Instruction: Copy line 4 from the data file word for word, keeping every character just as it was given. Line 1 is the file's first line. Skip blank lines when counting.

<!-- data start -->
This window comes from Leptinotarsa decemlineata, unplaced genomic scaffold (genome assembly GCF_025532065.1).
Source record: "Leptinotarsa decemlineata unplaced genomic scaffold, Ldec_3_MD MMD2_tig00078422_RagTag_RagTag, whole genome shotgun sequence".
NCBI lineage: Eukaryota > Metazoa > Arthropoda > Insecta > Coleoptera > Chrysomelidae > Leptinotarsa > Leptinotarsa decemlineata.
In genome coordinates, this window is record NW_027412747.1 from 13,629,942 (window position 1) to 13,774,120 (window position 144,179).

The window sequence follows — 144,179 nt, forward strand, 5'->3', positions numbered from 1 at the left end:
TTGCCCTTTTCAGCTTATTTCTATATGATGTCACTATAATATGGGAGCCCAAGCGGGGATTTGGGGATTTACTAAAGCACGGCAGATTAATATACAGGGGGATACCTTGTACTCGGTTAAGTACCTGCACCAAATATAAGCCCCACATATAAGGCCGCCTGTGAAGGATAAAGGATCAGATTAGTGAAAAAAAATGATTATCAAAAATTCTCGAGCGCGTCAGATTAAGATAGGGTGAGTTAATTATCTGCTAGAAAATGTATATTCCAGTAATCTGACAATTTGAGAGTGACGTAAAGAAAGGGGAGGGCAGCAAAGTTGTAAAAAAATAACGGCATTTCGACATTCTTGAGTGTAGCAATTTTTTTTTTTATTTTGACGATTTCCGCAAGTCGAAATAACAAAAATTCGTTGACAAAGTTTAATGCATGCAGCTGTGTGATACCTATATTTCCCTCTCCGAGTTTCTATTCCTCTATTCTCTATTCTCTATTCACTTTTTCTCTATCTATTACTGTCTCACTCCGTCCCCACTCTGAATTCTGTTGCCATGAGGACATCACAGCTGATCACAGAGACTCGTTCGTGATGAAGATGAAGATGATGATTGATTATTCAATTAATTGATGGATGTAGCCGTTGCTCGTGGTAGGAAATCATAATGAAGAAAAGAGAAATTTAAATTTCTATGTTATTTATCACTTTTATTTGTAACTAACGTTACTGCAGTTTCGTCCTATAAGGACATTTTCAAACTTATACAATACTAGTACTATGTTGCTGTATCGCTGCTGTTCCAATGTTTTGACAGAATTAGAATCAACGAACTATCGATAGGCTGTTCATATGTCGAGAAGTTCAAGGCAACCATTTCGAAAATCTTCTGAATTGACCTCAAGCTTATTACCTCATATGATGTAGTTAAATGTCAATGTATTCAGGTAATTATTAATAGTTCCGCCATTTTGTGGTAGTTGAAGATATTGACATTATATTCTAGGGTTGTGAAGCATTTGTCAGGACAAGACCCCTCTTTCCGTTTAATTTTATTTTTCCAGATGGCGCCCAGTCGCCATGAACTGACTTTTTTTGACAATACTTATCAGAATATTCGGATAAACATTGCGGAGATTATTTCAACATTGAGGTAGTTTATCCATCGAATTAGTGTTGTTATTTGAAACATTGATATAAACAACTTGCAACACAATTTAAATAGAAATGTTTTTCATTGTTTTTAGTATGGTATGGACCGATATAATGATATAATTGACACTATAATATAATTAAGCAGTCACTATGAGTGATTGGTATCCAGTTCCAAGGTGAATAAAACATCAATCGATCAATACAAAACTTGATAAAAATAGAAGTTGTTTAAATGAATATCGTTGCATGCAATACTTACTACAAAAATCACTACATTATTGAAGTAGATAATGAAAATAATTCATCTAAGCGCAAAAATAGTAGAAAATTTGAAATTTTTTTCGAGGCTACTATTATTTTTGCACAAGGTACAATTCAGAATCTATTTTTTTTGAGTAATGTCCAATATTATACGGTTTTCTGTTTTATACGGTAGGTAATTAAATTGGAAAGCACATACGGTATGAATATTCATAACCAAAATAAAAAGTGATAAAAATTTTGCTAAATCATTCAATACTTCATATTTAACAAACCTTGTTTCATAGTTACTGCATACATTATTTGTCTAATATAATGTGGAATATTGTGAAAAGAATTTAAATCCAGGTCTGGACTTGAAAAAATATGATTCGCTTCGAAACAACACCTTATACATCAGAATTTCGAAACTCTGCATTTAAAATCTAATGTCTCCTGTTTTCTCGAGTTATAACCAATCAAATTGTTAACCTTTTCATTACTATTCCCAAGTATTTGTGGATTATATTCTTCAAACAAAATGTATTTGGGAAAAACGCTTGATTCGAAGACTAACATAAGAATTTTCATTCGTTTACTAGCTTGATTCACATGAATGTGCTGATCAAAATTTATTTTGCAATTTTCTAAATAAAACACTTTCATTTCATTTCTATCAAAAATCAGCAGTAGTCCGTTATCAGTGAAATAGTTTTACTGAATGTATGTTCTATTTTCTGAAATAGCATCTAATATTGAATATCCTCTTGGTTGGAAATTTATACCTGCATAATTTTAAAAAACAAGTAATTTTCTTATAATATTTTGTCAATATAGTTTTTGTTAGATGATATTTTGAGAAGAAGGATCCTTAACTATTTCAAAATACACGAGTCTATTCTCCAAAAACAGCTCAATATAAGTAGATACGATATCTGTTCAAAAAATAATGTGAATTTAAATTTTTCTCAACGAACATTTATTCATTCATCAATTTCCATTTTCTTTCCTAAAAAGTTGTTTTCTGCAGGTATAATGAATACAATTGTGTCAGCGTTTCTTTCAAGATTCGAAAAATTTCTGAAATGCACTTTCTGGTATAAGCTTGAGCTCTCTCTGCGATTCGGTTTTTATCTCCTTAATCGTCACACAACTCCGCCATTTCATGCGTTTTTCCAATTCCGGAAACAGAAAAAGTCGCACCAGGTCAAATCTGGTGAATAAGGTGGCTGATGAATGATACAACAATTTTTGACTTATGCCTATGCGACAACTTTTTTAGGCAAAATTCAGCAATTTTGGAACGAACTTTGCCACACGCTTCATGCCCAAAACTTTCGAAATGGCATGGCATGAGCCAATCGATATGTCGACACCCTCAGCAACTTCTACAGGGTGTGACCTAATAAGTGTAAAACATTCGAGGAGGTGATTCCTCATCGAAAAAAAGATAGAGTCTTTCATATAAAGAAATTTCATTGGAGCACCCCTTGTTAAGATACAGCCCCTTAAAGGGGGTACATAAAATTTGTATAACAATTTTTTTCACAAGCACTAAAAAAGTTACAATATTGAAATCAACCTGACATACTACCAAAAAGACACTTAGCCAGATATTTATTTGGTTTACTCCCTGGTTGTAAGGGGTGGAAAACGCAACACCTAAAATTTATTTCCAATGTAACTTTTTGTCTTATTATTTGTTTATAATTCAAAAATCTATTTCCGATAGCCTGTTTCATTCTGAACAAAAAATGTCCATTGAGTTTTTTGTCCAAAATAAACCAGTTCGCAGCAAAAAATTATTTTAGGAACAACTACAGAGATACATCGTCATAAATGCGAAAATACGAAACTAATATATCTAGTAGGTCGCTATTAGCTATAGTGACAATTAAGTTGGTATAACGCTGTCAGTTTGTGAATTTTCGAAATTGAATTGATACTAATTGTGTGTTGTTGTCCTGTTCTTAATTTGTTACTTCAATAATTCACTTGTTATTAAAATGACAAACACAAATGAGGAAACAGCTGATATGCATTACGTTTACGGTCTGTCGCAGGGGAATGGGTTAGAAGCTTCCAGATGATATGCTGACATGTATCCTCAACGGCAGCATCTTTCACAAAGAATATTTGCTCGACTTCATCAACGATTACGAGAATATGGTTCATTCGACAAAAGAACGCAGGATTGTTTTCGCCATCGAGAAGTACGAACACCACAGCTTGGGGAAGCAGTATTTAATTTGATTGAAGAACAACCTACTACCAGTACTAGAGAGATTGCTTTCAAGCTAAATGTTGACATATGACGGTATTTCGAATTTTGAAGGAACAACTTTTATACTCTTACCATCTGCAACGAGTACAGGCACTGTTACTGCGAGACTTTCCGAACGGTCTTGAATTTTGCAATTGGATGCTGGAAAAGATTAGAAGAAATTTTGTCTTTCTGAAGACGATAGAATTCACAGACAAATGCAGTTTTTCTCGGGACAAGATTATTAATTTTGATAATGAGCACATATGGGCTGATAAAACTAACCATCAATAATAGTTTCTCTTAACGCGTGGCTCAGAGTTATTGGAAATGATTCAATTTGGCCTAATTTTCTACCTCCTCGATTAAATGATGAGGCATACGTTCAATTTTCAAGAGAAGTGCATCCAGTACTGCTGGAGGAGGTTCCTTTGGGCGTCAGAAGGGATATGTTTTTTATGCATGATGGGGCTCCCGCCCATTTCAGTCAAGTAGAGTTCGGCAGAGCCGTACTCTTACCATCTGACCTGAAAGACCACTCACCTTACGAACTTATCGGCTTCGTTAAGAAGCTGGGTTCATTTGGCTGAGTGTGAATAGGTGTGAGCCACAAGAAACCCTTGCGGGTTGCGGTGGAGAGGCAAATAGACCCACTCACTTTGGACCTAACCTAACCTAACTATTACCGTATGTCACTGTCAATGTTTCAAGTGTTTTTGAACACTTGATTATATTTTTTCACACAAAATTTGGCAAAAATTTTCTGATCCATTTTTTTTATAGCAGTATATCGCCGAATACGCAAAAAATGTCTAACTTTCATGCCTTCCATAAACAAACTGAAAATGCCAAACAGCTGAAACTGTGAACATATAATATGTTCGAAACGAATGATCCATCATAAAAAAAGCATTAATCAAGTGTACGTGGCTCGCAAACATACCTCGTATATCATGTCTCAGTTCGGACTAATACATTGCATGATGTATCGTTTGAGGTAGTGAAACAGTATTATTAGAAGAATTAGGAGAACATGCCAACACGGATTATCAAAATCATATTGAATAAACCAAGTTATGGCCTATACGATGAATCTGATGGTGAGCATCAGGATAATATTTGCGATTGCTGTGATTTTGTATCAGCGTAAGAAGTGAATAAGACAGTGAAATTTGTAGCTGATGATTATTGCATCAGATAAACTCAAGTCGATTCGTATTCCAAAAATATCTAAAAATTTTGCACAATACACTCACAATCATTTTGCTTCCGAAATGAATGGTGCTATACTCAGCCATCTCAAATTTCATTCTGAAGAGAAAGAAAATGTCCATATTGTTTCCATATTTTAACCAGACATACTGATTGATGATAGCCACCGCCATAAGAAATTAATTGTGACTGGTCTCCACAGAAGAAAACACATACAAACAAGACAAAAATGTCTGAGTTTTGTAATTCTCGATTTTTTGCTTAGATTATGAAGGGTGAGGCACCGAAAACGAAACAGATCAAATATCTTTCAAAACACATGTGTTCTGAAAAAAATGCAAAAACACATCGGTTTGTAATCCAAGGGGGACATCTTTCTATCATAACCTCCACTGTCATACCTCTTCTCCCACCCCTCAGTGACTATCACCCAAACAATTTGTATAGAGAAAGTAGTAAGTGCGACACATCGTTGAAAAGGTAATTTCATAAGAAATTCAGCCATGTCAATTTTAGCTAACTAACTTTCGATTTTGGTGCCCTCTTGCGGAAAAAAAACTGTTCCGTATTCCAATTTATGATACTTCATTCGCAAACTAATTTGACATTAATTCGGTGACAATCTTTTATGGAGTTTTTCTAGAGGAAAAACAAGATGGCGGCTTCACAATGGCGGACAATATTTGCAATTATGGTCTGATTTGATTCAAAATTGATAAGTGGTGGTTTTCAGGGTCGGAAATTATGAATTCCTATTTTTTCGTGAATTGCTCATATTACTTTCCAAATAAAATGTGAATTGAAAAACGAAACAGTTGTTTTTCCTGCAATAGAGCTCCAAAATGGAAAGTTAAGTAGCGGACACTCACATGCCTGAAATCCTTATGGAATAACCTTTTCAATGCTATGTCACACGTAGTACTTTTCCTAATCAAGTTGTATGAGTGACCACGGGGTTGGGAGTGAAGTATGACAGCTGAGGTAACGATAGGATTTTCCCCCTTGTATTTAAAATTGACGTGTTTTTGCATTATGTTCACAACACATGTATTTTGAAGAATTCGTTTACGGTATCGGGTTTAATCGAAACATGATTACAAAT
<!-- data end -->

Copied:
In genome coordinates, this window is record NW_027412747.1 from 13,629,942 (window position 1) to 13,774,120 (window position 144,179).